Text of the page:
Beam Scoots Straight In To Kuala Lumpur - But Will It Find A Place Among Commuters and Policy Makers?

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Beam Scoots Straight In To Kuala Lumpur But Will It Find A Place Among Commuters - and Lawmakers?

E-scooter sharing service startup Beam aims to address the missing link to making your last mile hassle free. We speak to VP of Corporate Affairs Christopher Hilton.

Take a stroll around Kuala Lumpur streets. It’s more likely now than before that you’ll find someone on a scooter, strolling past pavements amongst the bustling city traffic.

Electric scooter sharing service has flooded cities around the world, and while the idea has yet taken off meaningfully in Malaysia, it has vast potential to help address personal mobility in daily urban commute - offering more cost-effective, faster, and environmentally friendly last-mile transportation options.

“Lots of short distance trips could be served by something other than just walking. There is a gap that needs to be filled and e-scooters is one that can fill it,”

In some countries, e-scooters are used for goods delivery too.

Singapore-based startup Beam is an e-scooter sharing company that is making inroads into Malaysia.

While the service's official launch took place last week, Beam's purple and black scooters have been available in pockets of location in Kuala Lumpur since early this year.

“We look specifically to each city we enter and try to design an operating area with an understanding for the usage of the e-scooters,” says Beam Corporate Affairs Vice President, Christopher Hilton at the launch.

“Lots of short distance trips could be served by something other than just walking. There is a gap that needs to be filled and e-scooters is one that can fill it,” he adds.

Beam is founded by Deb Gangopadhyay and Alan Jiang, former Asian chief for Chinese bike-sharing giant Ofo.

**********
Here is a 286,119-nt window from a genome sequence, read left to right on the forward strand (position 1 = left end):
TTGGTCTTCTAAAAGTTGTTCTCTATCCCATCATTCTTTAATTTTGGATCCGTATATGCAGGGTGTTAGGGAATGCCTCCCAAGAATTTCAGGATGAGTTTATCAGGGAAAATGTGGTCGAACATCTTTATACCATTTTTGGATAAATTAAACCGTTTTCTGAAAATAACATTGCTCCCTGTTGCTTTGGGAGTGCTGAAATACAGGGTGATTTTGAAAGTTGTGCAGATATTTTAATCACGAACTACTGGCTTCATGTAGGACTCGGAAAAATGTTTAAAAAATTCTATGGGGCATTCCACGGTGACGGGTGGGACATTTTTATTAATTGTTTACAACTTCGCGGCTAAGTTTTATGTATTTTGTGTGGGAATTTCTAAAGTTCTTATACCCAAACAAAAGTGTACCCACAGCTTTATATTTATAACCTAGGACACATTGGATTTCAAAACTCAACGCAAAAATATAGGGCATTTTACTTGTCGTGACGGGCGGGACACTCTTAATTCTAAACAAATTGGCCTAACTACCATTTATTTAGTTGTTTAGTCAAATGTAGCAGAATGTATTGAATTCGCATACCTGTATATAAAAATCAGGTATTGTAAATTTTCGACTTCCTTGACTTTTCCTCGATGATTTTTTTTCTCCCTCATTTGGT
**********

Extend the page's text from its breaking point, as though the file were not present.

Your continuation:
But after the dismaying retreat of Ofo’s bike sharing platform in Malaysia, will Beam’s shared e-scooter be the urban mobility solution city dwellers need?

“One of the challenges bike shares had was that they introduced too many vehicles and didn’t have appropriate staff. They didn’t have a strong enough organisation to understand how to move the vehicles around,” says Hilton, when asked to weigh in on why bike-sharing did not take off in Malaysia.

“We increase when we see demand. What we want to show is that people are riding the vehicles - and if they want more, we increase our supply,” adds Hilton.

“We want to grow our footprint appropriately and at the pace that makes sense.”

Beam - Growing in a Controlled Pace is Vital for Operations

About 250 units of Beam scooters are for rent, largely located in Bukit Bintang and Mont Kiara areas. Since the service was rolled out in January, it has registered some 15,000 rides.

The service is operated via an app, available for Android and iOS devices. “They will pay RM2.50 to start with, then RM0.30 cents a minute, with no deposit required,” says Hilton. The scooters are equipped with GPS tracking.

While users won’t have to dock the scooters in anywhere specific, they will be charged an RM5 ‘pick up fee’ should they park out of the designated area.

Addressing the issue of safety - incidences of e-scooters caught on fire made headlines recently - Hilton says the company has adequate measures in place to ensure they are safe to use.

“Our vehicles have the highest fire safety certification in the industry. So, concerns about fire safety are eliminated,” says Hilton. In addition, consumers will be covered by general liability and personal insurance while using the service.

The vehicles, according to Hilton, are also checked regularly; they are hauled in for maintenance after every 300 rides.

Beam - Giving Importance on Safety for Riders

The biggest threat to Beam’s viability, however, is not in the bike itself but rather safety fears concerning the use of the motorised vehicle.

Globally, lawmakers worry that scooters are too dangerous following accidents, some involving fatality.

“We want to work with communities to implement some of these features and to make sure it fits where Beam is being operated.”

Peru has issued a nationwide ban on e-scooters from sidewalks and pedestrians. France recently places curbs on e-scooter usage in cities while Barcelona has banned it entirely.

In Singapore and some cities in the United States, lawmakers are mulling restrictions on the vehicles which are deemed clogging pavements where pedestrians and cyclists vie for the same limited street space.

So while cities encourage more environmentally forms of transportation that will cut air pollution, it remains to be seen if e-scooters will find its place among commuters - and policymakers long term.

“We want to work with communities to implement some of these features and to make sure it fits where Beam is being operated.”

“Our growth plans for Kuala Lumpur are high, we are really excited about micro-mobility sharing and we have just started, so we are going to continue to look into expanding,” says Hilton.

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